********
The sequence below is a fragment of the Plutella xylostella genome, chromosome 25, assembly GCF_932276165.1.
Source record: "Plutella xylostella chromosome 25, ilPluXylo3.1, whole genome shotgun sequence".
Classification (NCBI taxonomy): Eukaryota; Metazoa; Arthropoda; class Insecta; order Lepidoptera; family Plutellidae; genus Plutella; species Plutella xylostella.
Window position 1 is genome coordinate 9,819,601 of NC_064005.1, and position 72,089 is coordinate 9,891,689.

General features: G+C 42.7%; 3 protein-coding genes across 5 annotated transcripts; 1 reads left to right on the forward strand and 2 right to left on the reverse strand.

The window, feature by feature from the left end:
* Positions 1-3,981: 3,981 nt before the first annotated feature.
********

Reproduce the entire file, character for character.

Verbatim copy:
The sequence below is a fragment of the Plutella xylostella genome, chromosome 25, assembly GCF_932276165.1.
Source record: "Plutella xylostella chromosome 25, ilPluXylo3.1, whole genome shotgun sequence".
Classification (NCBI taxonomy): Eukaryota; Metazoa; Arthropoda; class Insecta; order Lepidoptera; family Plutellidae; genus Plutella; species Plutella xylostella.
Window position 1 is genome coordinate 9,819,601 of NC_064005.1, and position 72,089 is coordinate 9,891,689.

General features: G+C 42.7%; 3 protein-coding genes across 5 annotated transcripts; 1 reads left to right on the forward strand and 2 right to left on the reverse strand.

The window, feature by feature from the left end:
* Positions 1-3,981: 3,981 nt before the first annotated feature.